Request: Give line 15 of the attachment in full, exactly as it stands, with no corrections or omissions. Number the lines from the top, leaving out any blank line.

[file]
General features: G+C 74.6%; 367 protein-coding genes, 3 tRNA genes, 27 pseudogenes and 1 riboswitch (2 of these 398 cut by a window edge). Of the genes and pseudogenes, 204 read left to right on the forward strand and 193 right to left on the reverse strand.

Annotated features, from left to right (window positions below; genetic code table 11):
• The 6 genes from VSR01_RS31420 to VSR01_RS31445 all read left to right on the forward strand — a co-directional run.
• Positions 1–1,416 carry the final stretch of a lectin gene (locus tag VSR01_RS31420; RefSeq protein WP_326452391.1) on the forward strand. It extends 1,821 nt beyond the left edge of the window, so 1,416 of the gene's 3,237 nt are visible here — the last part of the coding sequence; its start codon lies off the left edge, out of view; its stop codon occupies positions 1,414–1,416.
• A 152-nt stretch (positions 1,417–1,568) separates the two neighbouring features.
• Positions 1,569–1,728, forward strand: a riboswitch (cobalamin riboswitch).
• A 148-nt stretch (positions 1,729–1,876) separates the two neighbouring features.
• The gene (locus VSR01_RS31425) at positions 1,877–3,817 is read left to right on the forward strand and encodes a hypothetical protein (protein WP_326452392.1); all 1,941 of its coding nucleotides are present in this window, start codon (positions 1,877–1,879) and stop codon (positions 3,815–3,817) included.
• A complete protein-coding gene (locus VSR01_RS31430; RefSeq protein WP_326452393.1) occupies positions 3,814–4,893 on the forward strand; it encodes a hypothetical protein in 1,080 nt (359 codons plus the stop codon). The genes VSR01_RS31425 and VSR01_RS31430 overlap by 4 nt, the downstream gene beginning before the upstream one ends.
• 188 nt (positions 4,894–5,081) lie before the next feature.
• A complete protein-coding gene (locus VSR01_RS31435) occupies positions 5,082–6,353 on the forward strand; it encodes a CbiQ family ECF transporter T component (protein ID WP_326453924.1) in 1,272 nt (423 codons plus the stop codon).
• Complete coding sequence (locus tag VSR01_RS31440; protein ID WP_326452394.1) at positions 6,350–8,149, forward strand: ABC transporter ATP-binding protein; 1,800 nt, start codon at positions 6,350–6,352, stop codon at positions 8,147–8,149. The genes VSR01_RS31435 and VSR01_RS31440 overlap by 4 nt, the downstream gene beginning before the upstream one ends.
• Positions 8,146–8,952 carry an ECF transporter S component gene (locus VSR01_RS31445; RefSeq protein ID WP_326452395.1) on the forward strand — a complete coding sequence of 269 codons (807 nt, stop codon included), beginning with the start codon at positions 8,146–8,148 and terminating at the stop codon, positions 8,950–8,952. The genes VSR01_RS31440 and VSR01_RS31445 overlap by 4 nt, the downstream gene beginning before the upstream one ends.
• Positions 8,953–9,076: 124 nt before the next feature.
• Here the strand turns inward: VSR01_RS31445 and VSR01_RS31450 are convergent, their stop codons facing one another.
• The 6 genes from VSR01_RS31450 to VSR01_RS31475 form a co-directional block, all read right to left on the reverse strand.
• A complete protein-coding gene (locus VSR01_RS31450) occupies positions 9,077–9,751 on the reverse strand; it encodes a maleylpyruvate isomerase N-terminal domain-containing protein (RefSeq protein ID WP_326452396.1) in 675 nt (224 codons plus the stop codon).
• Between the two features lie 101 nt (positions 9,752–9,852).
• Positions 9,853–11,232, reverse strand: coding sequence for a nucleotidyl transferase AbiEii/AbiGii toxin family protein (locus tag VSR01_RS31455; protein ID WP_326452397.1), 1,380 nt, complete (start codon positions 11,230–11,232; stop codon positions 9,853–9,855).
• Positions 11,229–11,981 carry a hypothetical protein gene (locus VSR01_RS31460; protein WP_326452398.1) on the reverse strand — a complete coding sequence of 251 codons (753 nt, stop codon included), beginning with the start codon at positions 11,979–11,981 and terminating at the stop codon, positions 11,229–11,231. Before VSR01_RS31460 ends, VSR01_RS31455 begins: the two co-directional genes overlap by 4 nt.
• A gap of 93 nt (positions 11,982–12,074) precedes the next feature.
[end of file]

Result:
• Here the strand turns inward: VSR01_RS31445 and VSR01_RS31450 are convergent, their stop codons facing one another.